I have no idea where to live!

Hi there,

I will be moving to Bogota in the next few months for my Year Abroad. I will be working in the Cuidad Saltire district of Bogota, and I am just wondering if anyone could give me any advice with where to live?



Mocawa apartments, Armenia, Quindío.

I'm sure the Mocawa apartments are nice but living in Armenia may be just a bit far to commute, working in Bogotá...

First you could look at some airbnb listings in Ciudad Salitre:
https://www.google.com/search?q=airbnb+ … p;oe=utf-8

There are apartments for rent but most are expensive, doing a search for "ciudad salitre arriendo apartamento":
https://www.google.com/search?q=ciudad+ … p;oe=utf-8

What I would do, is stay in an airbnb booking for a week or two and then walk around looking and asking (speaking Spanish is of course a BIG plus).  Once you start working you could also ask colleagues who I am sure would have some good leads.  You may end up finding something not in Ciudad Salitre but in a nearby barrio.  Hopefully some others who live in and know Bogotá can give you some better suggestions.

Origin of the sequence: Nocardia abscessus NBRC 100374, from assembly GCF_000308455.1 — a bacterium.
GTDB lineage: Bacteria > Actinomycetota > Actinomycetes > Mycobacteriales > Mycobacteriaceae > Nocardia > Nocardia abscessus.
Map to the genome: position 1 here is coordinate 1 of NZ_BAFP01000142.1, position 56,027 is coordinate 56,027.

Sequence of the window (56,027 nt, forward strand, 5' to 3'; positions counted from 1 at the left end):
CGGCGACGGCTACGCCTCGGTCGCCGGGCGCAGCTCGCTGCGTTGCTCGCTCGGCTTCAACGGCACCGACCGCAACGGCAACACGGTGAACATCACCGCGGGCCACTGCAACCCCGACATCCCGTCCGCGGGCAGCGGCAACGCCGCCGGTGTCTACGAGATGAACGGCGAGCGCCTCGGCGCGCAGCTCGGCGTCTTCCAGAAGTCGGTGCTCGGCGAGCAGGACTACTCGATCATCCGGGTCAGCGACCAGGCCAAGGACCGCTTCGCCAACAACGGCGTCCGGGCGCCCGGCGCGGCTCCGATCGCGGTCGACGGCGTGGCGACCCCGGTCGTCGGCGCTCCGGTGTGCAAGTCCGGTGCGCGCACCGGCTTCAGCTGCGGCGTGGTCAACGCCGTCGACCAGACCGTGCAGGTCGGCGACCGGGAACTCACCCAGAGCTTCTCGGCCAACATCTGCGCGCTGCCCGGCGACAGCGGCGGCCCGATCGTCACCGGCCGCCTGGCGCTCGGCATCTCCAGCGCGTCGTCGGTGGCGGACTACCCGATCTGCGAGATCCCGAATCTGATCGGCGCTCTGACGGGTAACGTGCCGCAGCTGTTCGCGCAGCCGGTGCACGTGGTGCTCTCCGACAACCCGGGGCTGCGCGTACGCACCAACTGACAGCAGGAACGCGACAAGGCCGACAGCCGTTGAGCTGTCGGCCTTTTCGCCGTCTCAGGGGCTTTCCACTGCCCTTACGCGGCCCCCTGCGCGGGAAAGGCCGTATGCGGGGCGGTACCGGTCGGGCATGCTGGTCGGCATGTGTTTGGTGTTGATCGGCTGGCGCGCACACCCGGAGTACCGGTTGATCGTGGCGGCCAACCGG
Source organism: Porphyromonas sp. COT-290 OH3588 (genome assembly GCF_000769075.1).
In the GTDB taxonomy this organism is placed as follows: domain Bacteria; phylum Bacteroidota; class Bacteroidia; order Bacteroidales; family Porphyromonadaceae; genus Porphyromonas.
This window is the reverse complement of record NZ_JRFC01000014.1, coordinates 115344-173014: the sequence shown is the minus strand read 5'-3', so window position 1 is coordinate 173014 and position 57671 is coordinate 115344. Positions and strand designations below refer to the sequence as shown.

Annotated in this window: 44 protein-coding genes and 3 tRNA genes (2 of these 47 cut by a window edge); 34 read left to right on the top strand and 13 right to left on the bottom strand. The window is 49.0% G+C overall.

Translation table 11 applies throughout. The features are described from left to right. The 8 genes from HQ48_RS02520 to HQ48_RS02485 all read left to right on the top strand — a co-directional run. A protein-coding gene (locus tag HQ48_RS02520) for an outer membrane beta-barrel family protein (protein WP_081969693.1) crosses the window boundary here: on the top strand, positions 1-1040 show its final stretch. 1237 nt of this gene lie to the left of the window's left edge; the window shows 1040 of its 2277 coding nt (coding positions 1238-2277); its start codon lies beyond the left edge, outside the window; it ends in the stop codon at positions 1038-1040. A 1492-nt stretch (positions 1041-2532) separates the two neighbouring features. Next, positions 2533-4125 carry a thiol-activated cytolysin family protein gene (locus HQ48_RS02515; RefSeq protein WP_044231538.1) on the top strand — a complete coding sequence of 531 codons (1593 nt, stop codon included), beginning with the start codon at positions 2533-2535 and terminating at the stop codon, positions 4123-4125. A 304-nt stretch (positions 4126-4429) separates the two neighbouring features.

Hi Charlie.  Fellow Bristolian here, (Westbury on Trym, but mostly lived in Cornwall).
Whilst I'm not too keen on Salitre area myself, Its often good to live close to where you'll be working, for travelling each day, morning and night can be awful, especially in rush hours.

Personally I much prefer Cedritos/Mazuren areas, in the north of the city. They are cleaner, greener, quieter, less traffic, less pollution, and in my own opinion, less crime too. They are areas where a lot of middle class families live, better quality of life, better housing, etc, whilst not too expensive. But as I say, travelling every day to work isn't too good.